A solicitor who persuaded a vulnerable client to pay almost £5,000 into her personal bank account and subsequently tried to cover it up has been struck off by the Solicitors Disciplinary Tribunal.

Vidal Eulalie Martin, admitted in 2005, was practising at Essex firm Bright and Sons when she persuaded ‘Ms X’ to write a £4,700 cheque payable to her personally, under the pretext the money would be spent on repairs to a property Ms X had inherited. According to the judgment, more than £2,200 of the credited sum was spent before the respondent received her next monthly salary. Martin claimed she became aware of the cheque only when told about it by an investigation officer over six years later.

The tribunal said while it considered Ms X’s evidence to be ‘generally unreliable’ and to have ‘racial overtones’, it accepted the ‘essence of her account’. It added that Martin’s evidence had been ‘hesitant, evasive and lacking credibility’.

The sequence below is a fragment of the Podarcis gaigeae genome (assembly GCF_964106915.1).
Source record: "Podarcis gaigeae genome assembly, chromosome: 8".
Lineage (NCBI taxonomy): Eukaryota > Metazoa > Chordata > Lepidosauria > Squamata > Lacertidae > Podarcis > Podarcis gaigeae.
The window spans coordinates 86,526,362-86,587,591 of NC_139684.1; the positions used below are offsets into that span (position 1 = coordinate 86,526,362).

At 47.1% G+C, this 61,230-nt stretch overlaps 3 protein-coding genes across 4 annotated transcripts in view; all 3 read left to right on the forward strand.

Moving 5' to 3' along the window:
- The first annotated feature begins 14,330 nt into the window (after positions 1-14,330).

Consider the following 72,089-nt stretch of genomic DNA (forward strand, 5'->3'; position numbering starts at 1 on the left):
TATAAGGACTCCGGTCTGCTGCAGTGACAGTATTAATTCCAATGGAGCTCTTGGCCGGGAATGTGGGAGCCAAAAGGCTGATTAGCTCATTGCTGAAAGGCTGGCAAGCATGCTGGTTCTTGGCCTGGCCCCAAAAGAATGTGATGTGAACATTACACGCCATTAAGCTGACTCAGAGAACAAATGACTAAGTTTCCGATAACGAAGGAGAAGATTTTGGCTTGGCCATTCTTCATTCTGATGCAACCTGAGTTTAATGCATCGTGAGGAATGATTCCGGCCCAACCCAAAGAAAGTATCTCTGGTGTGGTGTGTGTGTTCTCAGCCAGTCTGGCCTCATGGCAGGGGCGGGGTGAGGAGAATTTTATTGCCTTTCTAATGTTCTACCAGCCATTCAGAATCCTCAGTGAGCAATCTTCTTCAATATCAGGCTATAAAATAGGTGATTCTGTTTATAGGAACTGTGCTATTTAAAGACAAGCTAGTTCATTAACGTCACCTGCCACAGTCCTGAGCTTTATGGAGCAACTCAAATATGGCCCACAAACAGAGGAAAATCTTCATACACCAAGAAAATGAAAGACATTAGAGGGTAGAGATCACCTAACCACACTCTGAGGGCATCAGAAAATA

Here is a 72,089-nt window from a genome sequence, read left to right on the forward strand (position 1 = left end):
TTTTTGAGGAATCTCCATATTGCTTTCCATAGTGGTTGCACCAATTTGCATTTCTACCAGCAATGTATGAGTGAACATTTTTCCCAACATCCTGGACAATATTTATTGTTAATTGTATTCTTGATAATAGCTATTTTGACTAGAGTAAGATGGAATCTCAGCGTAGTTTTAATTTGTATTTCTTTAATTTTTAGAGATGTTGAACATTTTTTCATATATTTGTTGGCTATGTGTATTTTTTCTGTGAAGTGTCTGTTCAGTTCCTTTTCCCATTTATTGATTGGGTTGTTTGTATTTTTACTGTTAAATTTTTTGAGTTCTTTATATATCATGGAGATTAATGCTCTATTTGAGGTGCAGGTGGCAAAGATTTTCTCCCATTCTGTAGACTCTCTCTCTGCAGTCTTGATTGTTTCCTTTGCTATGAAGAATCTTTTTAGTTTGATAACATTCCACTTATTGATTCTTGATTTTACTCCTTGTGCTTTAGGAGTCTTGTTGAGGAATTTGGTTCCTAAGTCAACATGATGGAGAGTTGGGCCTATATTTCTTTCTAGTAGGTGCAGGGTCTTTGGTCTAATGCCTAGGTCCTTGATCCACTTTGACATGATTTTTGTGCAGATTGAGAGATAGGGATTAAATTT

The SDT found that Martin had acted dishonestly and without integrity, and had undermined public trust. It added that her actions were a ‘complete departure from the integrity and probity required from solicitors’ and her motivation was ‘personal enrichment’.

The tribunal also found that Martin had made misleading statements to the forensic investigating officer during an investigation into her conduct. 

In mitigation, Martin’s counsel submitted that she was a ‘single parent with two wholly or partly dependent children’. The events were ‘truly exceptional, and the impact on the respondent was likely to be devastating’ and a finding of dishonesty did not always mean a strike off is appropriate.

Martin was struck off and ordered to pay costs of £47,515.